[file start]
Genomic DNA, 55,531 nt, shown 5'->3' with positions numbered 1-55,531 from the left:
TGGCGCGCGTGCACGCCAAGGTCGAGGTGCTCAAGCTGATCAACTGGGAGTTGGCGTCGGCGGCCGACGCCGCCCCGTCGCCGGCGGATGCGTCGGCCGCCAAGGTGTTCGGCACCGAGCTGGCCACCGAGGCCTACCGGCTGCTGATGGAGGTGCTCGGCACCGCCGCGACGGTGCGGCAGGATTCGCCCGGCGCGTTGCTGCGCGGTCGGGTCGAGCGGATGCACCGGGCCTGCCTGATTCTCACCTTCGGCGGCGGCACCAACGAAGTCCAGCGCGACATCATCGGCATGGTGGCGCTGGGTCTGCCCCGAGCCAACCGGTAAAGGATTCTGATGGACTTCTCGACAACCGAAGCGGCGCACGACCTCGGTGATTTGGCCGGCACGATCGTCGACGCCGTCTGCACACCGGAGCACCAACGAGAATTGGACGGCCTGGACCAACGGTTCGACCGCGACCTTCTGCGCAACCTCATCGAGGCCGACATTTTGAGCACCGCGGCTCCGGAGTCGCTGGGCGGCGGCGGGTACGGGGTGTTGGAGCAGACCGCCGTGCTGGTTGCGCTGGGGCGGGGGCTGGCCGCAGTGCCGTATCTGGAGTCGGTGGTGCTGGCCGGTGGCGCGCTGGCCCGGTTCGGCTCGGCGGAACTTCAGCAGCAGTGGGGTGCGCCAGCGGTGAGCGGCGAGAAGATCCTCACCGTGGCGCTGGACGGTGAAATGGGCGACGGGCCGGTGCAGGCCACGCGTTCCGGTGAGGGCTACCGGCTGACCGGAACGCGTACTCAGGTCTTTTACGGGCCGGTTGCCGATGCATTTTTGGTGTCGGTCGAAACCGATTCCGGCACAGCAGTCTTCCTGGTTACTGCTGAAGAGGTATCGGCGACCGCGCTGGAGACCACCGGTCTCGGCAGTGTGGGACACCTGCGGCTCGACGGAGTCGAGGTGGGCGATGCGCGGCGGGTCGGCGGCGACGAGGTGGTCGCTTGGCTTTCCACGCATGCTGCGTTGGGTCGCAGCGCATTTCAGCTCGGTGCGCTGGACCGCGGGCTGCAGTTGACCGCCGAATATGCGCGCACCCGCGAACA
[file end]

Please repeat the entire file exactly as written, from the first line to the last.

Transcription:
Genomic DNA, 55,531 nt, shown 5'->3' with positions numbered 1-55,531 from the left:
TGGCGCGCGTGCACGCCAAGGTCGAGGTGCTCAAGCTGATCAACTGGGAGTTGGCGTCGGCGGCCGACGCCGCCCCGTCGCCGGCGGATGCGTCGGCCGCCAAGGTGTTCGGCACCGAGCTGGCCACCGAGGCCTACCGGCTGCTGATGGAGGTGCTCGGCACCGCCGCGACGGTGCGGCAGGATTCGCCCGGCGCGTTGCTGCGCGGTCGGGTCGAGCGGATGCACCGGGCCTGCCTGATTCTCACCTTCGGCGGCGGCACCAACGAAGTCCAGCGCGACATCATCGGCATGGTGGCGCTGGGTCTGCCCCGAGCCAACCGGTAAAGGATTCTGATGGACTTCTCGACAACCGAAGCGGCGCACGACCTCGGTGATTTGGCCGGCACGATCGTCGACGCCGTCTGCACACCGGAGCACCAACGAGAATTGGACGGCCTGGACCAACGGTTCGACCGCGACCTTCTGCGCAACCTCATCGAGGCCGACATTTTGAGCACCGCGGCTCCGGAGTCGCTGGGCGGCGGCGGGTACGGGGTGTTGGAGCAGACCGCCGTGCTGGTTGCGCTGGGGCGGGGGCTGGCCGCAGTGCCGTATCTGGAGTCGGTGGTGCTGGCCGGTGGCGCGCTGGCCCGGTTCGGCTCGGCGGAACTTCAGCAGCAGTGGGGTGCGCCAGCGGTGAGCGGCGAGAAGATCCTCACCGTGGCGCTGGACGGTGAAATGGGCGACGGGCCGGTGCAGGCCACGCGTTCCGGTGAGGGCTACCGGCTGACCGGAACGCGTACTCAGGTCTTTTACGGGCCGGTTGCCGATGCATTTTTGGTGTCGGTCGAAACCGATTCCGGCACAGCAGTCTTCCTGGTTACTGCTGAAGAGGTATCGGCGACCGCGCTGGAGACCACCGGTCTCGGCAGTGTGGGACACCTGCGGCTCGACGGAGTCGAGGTGGGCGATGCGCGGCGGGTCGGCGGCGACGAGGTGGTCGCTTGGCTTTCCACGCATGCTGCGTTGGGTCGCAGCGCATTTCAGCTCGGTGCGCTGGACCGCGGGCTGCAGTTGACCGCCGAATATGCGCGCACCCGCGAACA